Italian astronaut Luca Parmitano and American actor Harrison Ford added their voices this week to calls for emergency international action to slow the alarming pace of climate degradation.
“I have seen with my own eyes the terrible effects of climate change,” Parmitano told conferees at the United Nations climate conference in Madrid, speaking from the International Space Station 250 miles above the Earth’s surface.
“Our planet is incredibly beautiful. We also see its incredible fragility.”
Parmitano spoke live to the conference a few days after American astronauts Scott Kelly and Andrew Morgan sent recorded videos from the space station. All called on world leaders, non-government organizations and all citizens to do their utmost to stop climate degradation, which they said is visible from space.
The astronauts’ broadcasts were some of the most thrilling events in the past 36 hours of the two-week climate conference in Madrid. But a movie star who plays a space-traveling rogue was also a big deal.
Ford, a star of the “Star Wars” films, said in a panel at the climate conference to throw political caution to the wind and take bold action before it’s too late.
“We know what to do. What know the facts. What we need now is the courage to act,” Ford said in televised remarks.
Meanwhile, conferees got down to the hard work of specifying how to drastically reduce greenhouse gases that experts say cause global warming.
While leaders of 200 nations described this week what they will do to fight climate change, UN President Antonio Guterres reiterated his dire warnings that the world’s nations, especially its biggest polluters, must drastically reduce greenhouse gas emissions by next year.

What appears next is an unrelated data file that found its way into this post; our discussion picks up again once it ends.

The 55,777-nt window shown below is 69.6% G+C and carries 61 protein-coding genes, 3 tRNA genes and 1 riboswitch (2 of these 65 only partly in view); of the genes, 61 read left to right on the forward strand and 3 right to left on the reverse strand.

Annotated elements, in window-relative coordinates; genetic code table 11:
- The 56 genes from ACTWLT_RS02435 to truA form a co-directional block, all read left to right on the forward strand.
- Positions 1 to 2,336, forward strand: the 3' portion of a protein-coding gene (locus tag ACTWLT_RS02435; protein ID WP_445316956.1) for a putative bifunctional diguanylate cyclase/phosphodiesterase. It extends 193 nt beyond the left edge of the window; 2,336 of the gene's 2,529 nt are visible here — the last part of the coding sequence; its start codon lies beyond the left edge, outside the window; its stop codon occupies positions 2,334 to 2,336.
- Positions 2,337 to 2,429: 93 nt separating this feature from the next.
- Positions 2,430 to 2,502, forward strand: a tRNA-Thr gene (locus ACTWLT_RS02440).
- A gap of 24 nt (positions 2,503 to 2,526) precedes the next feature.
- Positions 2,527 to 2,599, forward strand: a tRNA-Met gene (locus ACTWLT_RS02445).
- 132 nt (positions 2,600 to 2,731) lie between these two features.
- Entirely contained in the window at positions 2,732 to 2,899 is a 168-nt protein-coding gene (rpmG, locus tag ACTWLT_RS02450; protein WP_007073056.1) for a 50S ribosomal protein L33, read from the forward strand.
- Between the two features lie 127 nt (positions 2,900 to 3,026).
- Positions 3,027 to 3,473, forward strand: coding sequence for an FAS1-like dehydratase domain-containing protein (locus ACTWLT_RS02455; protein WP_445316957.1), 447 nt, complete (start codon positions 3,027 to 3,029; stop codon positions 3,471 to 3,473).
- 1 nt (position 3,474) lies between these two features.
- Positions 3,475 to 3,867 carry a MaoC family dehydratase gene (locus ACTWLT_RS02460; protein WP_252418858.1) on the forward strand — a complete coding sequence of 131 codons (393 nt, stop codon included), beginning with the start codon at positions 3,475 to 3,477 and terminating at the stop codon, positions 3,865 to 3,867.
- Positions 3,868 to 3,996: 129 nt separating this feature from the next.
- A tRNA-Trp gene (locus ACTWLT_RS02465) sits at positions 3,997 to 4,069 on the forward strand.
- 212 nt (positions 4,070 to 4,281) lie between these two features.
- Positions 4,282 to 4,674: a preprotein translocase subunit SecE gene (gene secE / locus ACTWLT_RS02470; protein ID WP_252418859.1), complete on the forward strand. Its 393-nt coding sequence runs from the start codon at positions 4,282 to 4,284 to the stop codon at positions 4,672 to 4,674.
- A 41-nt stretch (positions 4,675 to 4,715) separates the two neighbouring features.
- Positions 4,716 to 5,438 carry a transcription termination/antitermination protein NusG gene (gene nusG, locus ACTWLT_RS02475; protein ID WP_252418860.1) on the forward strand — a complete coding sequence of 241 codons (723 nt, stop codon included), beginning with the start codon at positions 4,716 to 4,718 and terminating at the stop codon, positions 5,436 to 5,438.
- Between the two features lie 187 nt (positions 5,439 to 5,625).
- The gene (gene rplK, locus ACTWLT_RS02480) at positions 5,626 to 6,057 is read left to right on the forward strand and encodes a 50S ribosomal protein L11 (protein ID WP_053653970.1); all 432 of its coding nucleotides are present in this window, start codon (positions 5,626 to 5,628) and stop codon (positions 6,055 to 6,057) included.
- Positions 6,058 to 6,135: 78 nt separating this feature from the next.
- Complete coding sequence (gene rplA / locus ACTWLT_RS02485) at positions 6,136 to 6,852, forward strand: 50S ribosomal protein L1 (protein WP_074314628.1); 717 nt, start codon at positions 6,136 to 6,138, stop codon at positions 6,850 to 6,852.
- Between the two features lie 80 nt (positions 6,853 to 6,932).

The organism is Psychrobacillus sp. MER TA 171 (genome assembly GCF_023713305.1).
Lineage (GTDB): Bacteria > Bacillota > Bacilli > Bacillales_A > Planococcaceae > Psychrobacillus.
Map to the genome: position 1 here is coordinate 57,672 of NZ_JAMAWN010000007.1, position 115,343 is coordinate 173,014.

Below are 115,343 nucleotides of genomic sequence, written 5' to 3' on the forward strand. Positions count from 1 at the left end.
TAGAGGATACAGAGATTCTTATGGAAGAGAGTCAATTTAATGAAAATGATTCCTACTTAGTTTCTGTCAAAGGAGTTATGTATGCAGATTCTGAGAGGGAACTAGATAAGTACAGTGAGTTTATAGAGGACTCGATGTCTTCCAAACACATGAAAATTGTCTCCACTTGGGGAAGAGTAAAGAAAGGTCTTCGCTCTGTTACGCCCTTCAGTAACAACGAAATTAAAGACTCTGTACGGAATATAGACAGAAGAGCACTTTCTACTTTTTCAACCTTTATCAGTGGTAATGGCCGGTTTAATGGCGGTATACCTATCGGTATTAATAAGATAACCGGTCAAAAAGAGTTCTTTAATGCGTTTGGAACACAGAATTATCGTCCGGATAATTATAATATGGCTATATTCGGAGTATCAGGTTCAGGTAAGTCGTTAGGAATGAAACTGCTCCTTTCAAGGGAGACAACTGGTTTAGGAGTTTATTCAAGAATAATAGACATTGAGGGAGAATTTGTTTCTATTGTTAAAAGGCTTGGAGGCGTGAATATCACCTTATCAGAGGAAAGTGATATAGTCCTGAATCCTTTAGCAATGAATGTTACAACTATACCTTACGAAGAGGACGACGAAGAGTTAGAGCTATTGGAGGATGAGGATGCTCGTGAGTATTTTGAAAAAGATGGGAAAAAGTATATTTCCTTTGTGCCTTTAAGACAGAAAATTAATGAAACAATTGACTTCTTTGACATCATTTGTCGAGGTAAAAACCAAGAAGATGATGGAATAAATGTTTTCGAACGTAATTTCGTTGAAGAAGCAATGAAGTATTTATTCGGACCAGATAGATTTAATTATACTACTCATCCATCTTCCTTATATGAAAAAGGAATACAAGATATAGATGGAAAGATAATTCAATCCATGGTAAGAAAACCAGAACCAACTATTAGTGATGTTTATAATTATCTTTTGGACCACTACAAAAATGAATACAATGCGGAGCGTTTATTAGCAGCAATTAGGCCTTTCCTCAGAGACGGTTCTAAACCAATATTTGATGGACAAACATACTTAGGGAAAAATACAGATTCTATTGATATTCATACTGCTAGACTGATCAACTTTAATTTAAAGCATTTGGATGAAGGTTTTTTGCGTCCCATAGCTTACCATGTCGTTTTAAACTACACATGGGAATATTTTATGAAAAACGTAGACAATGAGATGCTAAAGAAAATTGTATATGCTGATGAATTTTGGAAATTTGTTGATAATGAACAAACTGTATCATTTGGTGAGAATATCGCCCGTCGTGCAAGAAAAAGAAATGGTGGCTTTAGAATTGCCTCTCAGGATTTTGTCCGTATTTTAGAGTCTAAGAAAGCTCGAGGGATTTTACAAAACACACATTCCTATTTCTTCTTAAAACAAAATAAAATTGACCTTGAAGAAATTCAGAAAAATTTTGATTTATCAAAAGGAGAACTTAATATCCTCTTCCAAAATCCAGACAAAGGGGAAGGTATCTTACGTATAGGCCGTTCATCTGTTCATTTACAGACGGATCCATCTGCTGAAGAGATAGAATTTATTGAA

Otherwise, he said, citing World Meteorological Organization reports, climate degradation will reach a point of no return.
“It is five minutes to midnight in the global climate emergency,” Guterres said in a webcast from Madrid.
The head of the official U.S. delegation to the conference confirmed to world leaders that the United States is formally quitting the United Nations joint international program by next year, as directed by President Donald Trump.
Diplomat Marcia Bernicat, a U.S. State Department bureau assistant deputy secretary and top member of the U.S. climate delegation, said the U.S. is walking away from the commitments it made at the Paris climate conference in 2015.
It came as no surprise to climate conferees who have bemoaned the U.S. withdrawal throughout the two-week conference, stressing that the United States is one of the world’s large emitters of greenhouse gases.
“Our last day as a party to the Paris Agreement will be November 4, 2020, but we will remain focused on a realistic and pragmatic model – backed by a record of real world results. Our model shows how innovation and open markets lead to greater prosperity, fewer emissions, and more secure sources of energy,” Bernicat said in a televised speech.
Her speech, delivered Wednesday, was a far cry from the “bold, American leadership” promised at the conference last week by Rep. Kathy Castor, a Florida Democrat, House Speaker Nancy Pelosi and 14 other elected members of Congress who traveled to Madrid to refute the Trump Administration’s stance on global climate efforts.
Castor, who chairs the House Select Committee on the Climate Crisis, is working to pass legislation in Congress requiring the United States to remain in the Paris Agreement and honor its commitments to slash greenhouse-gas emissions degrading the atmosphere of the planet.
“American leadership is critical,” Castor said in a statement responding to the Florida Phoenix Thursday. “That’s why many American states, cities, businesses and religious organizations remain committed to the Paris Agreement climate goals. That’s why Speaker Pelosi and House Democrats will continue pushing forward bold climate action.
“It is just a matter of time before the United States regains its role as a global leader in solving the climate crisis, but it’s time we cannot afford to waste.”